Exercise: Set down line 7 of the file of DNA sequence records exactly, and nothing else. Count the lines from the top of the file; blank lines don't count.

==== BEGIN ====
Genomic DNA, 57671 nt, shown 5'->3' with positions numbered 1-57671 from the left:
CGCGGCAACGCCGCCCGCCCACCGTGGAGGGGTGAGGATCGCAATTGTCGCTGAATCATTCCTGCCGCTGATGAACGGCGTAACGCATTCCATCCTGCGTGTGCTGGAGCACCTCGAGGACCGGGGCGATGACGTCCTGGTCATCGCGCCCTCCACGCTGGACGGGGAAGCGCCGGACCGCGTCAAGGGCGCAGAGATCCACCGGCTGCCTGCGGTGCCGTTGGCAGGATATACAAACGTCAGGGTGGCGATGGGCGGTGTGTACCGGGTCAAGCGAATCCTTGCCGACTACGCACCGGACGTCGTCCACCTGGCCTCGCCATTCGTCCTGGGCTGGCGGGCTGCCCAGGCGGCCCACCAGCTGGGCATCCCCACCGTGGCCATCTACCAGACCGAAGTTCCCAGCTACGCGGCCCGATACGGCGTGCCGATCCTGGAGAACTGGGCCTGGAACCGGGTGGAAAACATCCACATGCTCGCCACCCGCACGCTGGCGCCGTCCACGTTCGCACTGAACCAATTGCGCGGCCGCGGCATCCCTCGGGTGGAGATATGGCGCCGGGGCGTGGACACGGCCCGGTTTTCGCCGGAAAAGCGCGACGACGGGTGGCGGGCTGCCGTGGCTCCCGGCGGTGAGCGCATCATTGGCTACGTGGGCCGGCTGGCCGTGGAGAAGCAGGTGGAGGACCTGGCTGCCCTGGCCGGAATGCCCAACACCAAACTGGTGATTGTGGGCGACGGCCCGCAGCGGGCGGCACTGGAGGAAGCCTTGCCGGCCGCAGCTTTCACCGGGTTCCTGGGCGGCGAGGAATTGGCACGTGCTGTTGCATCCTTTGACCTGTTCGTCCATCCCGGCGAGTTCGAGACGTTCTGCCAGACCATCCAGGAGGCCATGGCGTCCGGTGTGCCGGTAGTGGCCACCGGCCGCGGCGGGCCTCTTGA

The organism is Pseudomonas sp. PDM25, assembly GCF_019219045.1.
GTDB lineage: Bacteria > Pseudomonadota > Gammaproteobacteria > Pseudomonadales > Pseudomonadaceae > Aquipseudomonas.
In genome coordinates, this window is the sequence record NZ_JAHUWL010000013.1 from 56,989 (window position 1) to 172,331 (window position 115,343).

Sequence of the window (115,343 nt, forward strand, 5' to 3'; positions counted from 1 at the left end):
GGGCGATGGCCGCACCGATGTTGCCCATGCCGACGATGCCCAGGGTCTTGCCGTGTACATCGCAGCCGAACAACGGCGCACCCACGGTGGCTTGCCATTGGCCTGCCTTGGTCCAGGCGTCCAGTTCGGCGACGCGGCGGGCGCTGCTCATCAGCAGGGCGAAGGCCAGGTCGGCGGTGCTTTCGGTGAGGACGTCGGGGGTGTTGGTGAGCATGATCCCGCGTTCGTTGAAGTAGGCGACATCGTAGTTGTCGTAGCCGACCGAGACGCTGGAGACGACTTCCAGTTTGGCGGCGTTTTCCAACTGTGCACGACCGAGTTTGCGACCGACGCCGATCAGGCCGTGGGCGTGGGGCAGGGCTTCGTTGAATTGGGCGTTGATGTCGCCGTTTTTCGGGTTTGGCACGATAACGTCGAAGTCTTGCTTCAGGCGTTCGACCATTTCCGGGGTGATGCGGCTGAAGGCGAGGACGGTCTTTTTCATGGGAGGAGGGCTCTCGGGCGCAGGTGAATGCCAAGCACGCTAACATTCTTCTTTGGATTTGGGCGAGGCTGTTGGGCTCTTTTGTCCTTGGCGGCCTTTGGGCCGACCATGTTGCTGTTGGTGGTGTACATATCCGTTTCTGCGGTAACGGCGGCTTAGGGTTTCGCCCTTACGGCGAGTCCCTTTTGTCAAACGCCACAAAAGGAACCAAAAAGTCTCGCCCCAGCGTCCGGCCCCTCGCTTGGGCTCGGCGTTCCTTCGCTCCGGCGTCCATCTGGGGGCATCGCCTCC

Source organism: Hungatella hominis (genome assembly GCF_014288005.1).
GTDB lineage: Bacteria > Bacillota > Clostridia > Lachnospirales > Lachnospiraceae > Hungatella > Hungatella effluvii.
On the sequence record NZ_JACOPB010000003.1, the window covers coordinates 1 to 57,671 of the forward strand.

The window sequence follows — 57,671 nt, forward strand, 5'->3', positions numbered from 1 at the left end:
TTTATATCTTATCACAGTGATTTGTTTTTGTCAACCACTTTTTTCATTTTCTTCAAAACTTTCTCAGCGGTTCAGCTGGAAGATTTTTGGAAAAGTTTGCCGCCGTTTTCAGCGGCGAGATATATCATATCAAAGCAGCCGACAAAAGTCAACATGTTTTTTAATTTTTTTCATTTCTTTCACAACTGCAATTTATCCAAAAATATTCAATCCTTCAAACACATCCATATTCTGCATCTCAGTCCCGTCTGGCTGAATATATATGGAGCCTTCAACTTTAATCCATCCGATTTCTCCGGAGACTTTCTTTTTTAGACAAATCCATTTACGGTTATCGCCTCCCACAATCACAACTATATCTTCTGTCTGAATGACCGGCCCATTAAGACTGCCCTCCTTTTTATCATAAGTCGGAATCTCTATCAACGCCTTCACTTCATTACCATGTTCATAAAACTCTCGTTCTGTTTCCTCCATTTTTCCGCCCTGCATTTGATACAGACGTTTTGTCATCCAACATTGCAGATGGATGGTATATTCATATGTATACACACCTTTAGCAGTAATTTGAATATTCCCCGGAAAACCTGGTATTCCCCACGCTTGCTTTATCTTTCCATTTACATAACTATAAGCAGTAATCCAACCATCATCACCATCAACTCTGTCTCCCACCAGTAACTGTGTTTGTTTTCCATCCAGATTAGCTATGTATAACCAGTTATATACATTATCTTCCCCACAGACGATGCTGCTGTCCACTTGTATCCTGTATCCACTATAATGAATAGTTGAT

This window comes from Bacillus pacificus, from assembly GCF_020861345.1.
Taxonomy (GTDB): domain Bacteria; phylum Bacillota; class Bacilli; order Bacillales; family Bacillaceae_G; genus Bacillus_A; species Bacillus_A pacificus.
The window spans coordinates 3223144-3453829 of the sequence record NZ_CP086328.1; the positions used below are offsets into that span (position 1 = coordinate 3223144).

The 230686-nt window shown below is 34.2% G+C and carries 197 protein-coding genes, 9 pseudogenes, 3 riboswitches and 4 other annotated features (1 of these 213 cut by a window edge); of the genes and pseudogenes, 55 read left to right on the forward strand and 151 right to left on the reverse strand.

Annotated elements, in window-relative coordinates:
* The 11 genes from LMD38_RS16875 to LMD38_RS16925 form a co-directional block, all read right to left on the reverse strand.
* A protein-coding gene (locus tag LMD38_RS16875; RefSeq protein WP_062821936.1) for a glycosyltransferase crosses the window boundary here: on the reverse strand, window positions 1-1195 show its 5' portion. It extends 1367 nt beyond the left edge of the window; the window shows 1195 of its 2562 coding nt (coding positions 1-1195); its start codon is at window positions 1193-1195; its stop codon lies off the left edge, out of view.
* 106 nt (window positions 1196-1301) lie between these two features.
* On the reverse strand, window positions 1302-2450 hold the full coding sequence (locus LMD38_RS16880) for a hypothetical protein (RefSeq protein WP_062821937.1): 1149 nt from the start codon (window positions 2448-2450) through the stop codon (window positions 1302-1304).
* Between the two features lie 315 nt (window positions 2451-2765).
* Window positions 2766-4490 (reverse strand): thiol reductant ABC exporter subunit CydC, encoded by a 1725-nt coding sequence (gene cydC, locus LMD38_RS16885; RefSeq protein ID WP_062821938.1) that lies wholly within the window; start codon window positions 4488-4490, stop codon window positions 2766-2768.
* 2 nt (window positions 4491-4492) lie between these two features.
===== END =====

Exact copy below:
GGGCGATGGCCGCACCGATGTTGCCCATGCCGACGATGCCCAGGGTCTTGCCGTGTACATCGCAGCCGAACAACGGCGCACCCACGGTGGCTTGCCATTGGCCTGCCTTGGTCCAGGCGTCCAGTTCGGCGACGCGGCGGGCGCTGCTCATCAGCAGGGCGAAGGCCAGGTCGGCGGTGCTTTCGGTGAGGACGTCGGGGGTGTTGGTGAGCATGATCCCGCGTTCGTTGAAGTAGGCGACATCGTAGTTGTCGTAGCCGACCGAGACGCTGGAGACGACTTCCAGTTTGGCGGCGTTTTCCAACTGTGCACGACCGAGTTTGCGACCGACGCCGATCAGGCCGTGGGCGTGGGGCAGGGCTTCGTTGAATTGGGCGTTGATGTCGCCGTTTTTCGGGTTTGGCACGATAACGTCGAAGTCTTGCTTCAGGCGTTCGACCATTTCCGGGGTGATGCGGCTGAAGGCGAGGACGGTCTTTTTCATGGGAGGAGGGCTCTCGGGCGCAGGTGAATGCCAAGCACGCTAACATTCTTCTTTGGATTTGGGCGAGGCTGTTGGGCTCTTTTGTCCTTGGCGGCCTTTGGGCCGACCATGTTGCTGTTGGTGGTGTACATATCCGTTTCTGCGGTAACGGCGGCTTAGGGTTTCGCCCTTACGGCGAGTCCCTTTTGTCAAACGCCACAAAAGGAACCAAAAAGTCTCGCCCCAGCGTCCGGCCCCTCGCTTGGGCTCGGCGTTCCTTCGCTCCGGCGTCCATCTGGGGGCATCGCCTCC